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I'm currently working on a project and I've come upon a bit of a head scratcher. I've been programming in Java for about two years, and I've covered exceptions, but never properly understood them.

In my current situation I've got my main method which initializes a class

WikiGraph wiki = wiki = new WikiGraph(getFile());

The Wikigraph constructor takes a filename which I get via a DialogBox in the getFile() method.

The constructor for wikigraph then calls a method called loadfile(filename) which attemps to load and parse the file given.

The loadfile() method is where I will throw an IncorrectFileTypeError.

My question is, where should I handle this?

At the moment I catch it in the loadfile() method

try {
    //load file
} catch (IncorrectFileTypeError e){
    System.out.println("Incorrect file type: "+filename+": "+e.getMessage());
    throw new IncorrectFileTypeError();

But I also catch it at the WikiGraph initialization like so:

while(wiki==null){                          //While There is no valid file to add to the wikigraph
    try {
        wiki = new WikiGraph(getFile());    //Try to load file  
    } catch (IncorrectFileTypeError e) {    //If file cannot be loaded
        JOptionPane.showMessageDialog(null, "Incorrect File Type Given. Please Choose another file."); //Display error message
        getFile();                          //Prompt user for another file

Now is the way I've handled the error the correct/best way? Or should it be handled elsewhere, such as in the getFile() method?

EDIT: I suppose I should make the file issue a bit clearer. The File extension is not what the IncorrestFileTypeError is based on, and thus it may be a misleading error name. The file given may have pretty much any extension, its the contents of that must be well formed.

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This is a subjective view of how people handle exception handling. I would place this in the Community Wiki – Ascalonian Feb 9 '10 at 19:17
up vote 4 down vote accepted

In this case, I would avoid using exceptions as your primary method of dealing with incorrect file types. If an exception can regularly be triggered by user input, it really shouldn't be treated as an exception. Here's the approach I would take:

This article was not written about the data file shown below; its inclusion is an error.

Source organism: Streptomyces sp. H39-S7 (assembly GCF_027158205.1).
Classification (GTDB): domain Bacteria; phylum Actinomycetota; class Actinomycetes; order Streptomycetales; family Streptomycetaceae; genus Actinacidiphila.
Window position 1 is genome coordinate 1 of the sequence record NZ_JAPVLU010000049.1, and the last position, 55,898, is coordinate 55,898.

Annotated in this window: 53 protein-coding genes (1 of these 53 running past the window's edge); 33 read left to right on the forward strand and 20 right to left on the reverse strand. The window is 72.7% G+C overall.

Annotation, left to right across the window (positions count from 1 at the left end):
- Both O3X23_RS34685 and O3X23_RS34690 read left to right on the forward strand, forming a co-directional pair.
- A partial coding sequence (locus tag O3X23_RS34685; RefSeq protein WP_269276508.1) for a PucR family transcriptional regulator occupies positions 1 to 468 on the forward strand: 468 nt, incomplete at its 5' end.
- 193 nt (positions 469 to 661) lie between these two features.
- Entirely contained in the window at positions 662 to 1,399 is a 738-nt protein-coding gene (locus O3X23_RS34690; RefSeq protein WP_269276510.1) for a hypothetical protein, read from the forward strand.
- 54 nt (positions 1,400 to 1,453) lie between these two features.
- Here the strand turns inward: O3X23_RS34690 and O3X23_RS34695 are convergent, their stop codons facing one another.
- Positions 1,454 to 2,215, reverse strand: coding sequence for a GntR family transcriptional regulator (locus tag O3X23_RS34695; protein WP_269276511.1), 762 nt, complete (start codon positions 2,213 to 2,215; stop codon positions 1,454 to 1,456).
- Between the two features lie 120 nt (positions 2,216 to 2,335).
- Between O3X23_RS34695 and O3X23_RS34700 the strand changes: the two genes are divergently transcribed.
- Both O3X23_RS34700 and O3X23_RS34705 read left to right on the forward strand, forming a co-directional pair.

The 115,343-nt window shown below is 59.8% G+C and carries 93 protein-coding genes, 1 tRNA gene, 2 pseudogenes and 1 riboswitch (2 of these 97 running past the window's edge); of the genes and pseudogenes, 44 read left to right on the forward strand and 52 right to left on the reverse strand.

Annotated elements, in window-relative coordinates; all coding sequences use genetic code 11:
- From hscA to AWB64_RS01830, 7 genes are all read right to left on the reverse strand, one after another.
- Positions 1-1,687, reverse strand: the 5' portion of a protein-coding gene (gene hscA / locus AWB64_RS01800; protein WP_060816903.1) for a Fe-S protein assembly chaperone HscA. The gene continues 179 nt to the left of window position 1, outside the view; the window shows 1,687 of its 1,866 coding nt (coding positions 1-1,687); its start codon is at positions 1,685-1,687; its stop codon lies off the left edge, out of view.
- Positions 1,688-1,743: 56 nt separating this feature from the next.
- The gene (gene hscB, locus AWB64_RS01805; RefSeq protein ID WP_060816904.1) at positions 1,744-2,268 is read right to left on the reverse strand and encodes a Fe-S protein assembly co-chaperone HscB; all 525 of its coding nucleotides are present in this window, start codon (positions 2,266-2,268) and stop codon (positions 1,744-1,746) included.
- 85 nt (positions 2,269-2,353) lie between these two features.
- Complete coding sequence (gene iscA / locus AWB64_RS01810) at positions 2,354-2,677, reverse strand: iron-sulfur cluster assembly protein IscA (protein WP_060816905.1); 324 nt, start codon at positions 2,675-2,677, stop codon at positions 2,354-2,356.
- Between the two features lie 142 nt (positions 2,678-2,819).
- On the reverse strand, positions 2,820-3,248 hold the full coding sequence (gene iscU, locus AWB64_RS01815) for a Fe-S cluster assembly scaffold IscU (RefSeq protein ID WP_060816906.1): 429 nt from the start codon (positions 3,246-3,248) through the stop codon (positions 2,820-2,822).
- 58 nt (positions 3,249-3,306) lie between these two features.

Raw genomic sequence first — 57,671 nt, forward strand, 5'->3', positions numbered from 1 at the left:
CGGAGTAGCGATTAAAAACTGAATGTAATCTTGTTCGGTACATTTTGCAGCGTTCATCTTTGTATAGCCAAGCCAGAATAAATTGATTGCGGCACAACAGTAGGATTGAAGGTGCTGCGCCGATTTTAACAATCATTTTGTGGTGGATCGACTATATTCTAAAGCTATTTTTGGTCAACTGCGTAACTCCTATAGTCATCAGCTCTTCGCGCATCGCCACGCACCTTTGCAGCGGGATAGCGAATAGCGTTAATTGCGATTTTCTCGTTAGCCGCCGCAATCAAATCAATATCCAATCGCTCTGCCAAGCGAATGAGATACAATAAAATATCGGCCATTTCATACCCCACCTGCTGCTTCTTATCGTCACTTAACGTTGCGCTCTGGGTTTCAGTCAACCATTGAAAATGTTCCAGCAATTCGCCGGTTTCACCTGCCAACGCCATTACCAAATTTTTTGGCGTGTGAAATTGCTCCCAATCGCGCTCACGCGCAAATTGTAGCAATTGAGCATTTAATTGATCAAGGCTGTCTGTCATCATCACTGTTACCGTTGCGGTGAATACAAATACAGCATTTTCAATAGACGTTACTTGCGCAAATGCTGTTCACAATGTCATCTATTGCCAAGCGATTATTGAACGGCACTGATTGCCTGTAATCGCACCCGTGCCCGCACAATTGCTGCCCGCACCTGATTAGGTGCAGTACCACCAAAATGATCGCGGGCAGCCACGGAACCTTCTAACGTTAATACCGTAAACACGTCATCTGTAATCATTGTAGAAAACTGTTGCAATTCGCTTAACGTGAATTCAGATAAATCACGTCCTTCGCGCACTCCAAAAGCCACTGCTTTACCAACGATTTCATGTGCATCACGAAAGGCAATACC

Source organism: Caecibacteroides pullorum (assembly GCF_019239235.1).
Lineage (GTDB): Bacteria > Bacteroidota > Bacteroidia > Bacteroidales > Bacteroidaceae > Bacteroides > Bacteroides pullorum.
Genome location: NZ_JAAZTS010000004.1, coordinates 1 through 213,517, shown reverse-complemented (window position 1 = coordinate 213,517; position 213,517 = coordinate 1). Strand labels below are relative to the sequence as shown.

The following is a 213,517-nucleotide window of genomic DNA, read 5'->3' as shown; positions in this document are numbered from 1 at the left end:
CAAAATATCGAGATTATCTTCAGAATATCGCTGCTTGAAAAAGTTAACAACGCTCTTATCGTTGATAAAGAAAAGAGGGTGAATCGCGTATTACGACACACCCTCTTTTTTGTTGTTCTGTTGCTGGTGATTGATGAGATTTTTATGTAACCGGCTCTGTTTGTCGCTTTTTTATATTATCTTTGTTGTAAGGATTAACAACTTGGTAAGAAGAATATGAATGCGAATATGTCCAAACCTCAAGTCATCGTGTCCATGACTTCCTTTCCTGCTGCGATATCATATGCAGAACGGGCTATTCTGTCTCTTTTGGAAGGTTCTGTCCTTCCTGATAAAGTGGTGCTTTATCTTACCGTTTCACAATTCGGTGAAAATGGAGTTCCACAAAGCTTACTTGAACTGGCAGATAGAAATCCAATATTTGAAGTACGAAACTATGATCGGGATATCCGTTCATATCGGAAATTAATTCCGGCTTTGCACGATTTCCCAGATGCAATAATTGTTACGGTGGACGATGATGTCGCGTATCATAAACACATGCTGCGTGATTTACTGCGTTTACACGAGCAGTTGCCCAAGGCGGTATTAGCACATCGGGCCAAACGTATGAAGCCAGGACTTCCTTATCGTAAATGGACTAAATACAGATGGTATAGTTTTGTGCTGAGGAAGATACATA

1. Check the file type and alert the user if the file type is invalid, through standard control flow. You might consider a static method on WikiGraph like IsFileValid(filename)
  2. In the WikiGraph initialization, throw an exception if the file type is invalid.

This approach gives you the best of both worlds - you have the opportunity to alert users when invalid data is provided, while still ensuring from WikiGraphs perspective that the information provided is accurate. It gives developers working against a WikiGraph a way to ensure their input is valid without necessarily requiring exception handling.

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Ah yes but my file extension is not set. I was given a sample .idx file to process. It could be .txt, or anything, so I can't check based on filename extension, only on the contents of the file. The isFileValid() method would then have to parse the file to check that its valid, so since that's happening in the loadfile() method already shouldn't I just catch it there. – Chris Salij Feb 9 '10 at 20:26
Yes, unfortunately those kind of problems can come up. I would still recommend failing at the UI level without exceptions if there's a relatively simple check that can be done on the file (i.e. checking the header), but for more complicated checks you may need to check in loadfile()) – Ryan Brunner Feb 9 '10 at 20:43
@Chris: I disagree. If the file is invalid, obviously the WikiGraph instance he's trying to create cannot be properly initialized. Allowing partly-initialized instances is very dangerous. So I'd just let the constructor declare the exception, then put a try-catch around the constructor. The try would of course still prompt the user. – sleske Feb 9 '10 at 22:48